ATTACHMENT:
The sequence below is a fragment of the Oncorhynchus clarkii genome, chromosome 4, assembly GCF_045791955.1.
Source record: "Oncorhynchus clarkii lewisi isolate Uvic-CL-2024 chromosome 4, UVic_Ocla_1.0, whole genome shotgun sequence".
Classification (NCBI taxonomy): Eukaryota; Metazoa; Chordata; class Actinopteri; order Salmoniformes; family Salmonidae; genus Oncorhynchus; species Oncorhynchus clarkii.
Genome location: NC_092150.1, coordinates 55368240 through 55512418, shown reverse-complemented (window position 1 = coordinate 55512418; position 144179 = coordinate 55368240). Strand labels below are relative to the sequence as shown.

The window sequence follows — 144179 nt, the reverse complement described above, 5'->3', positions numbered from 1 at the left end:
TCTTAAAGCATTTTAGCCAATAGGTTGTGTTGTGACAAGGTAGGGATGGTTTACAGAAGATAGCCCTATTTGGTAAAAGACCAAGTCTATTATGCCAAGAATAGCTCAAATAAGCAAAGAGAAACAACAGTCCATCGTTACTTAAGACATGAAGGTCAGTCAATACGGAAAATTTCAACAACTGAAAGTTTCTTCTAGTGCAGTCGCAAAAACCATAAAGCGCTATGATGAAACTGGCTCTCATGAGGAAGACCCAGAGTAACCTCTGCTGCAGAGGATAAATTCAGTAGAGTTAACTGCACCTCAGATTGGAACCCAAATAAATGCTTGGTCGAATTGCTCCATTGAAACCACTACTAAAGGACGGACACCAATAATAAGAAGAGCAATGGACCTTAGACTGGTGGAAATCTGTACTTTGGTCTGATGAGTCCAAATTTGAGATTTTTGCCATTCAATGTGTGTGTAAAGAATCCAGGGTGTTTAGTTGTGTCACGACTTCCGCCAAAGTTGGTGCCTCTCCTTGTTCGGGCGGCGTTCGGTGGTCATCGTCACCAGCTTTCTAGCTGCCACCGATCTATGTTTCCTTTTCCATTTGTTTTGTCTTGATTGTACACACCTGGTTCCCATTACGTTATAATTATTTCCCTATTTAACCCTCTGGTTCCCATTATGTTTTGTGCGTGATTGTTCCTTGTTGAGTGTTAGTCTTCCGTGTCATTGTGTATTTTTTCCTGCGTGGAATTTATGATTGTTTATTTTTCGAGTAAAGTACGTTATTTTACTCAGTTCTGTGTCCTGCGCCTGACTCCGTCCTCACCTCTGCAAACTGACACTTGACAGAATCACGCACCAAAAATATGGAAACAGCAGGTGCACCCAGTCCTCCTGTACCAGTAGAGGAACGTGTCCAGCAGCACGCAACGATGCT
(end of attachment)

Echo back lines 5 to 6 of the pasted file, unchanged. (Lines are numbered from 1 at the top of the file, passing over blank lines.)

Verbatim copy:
The window sequence follows — 144179 nt, the reverse complement described above, 5'->3', positions numbered from 1 at the left end:
TCTTAAAGCATTTTAGCCAATAGGTTGTGTTGTGACAAGGTAGGGATGGTTTACAGAAGATAGCCCTATTTGGTAAAAGACCAAGTCTATTATGCCAAGAATAGCTCAAATAAGCAAAGAGAAACAACAGTCCATCGTTACTTAAGACATGAAGGTCAGTCAATACGGAAAATTTCAACAACTGAAAGTTTCTTCTAGTGCAGTCGCAAAAACCATAAAGCGCTATGATGAAACTGGCTCTCATGAGGAAGACCCAGAGTAACCTCTGCTGCAGAGGATAAATTCAGTAGAGTTAACTGCACCTCAGATTGGAACCCAAATAAATGCTTGGTCGAATTGCTCCATTGAAACCACTACTAAAGGACGGACACCAATAATAAGAAGAGCAATGGACCTTAGACTGGTGGAAATCTGTACTTTGGTCTGATGAGTCCAAATTTGAGATTTTTGCCATTCAATGTGTGTGTAAAGAATCCAGGGTGTTTAGTTGTGTCACGACTTCCGCCAAAGTTGGTGCCTCTCCTTGTTCGGGCGGCGTTCGGTGGTCATCGTCACCAGCTTTCTAGCTGCCACCGATCTATGTTTCCTTTTCCATTTGTTTTGTCTTGATTGTACACACCTGGTTCCCATTACGTTATAATTATTTCCCTATTTAACCCTCTGGTTCCCATTATGTTTTGTGCGTGATTGTTCCTTGTTGAGTGTTAGTCTTCCGTGTCATTGTGTATTTTTTCCTGCGTGGAATTTATGATTGTTTATTTTTCGAGTAAAGTACGTTATTTTACTCAGTTCTGTGTCCTGCGCCTGACTCCGTCCTCACCTCTGCAAACTGACACTTGACAGAATCACGCACCAAAAATATGGAAACAGCAGGTGCACCCAGTCCTCCTGTACCAGTAGAGGAACGTGTCCAGCAGCACGCAACGATGCT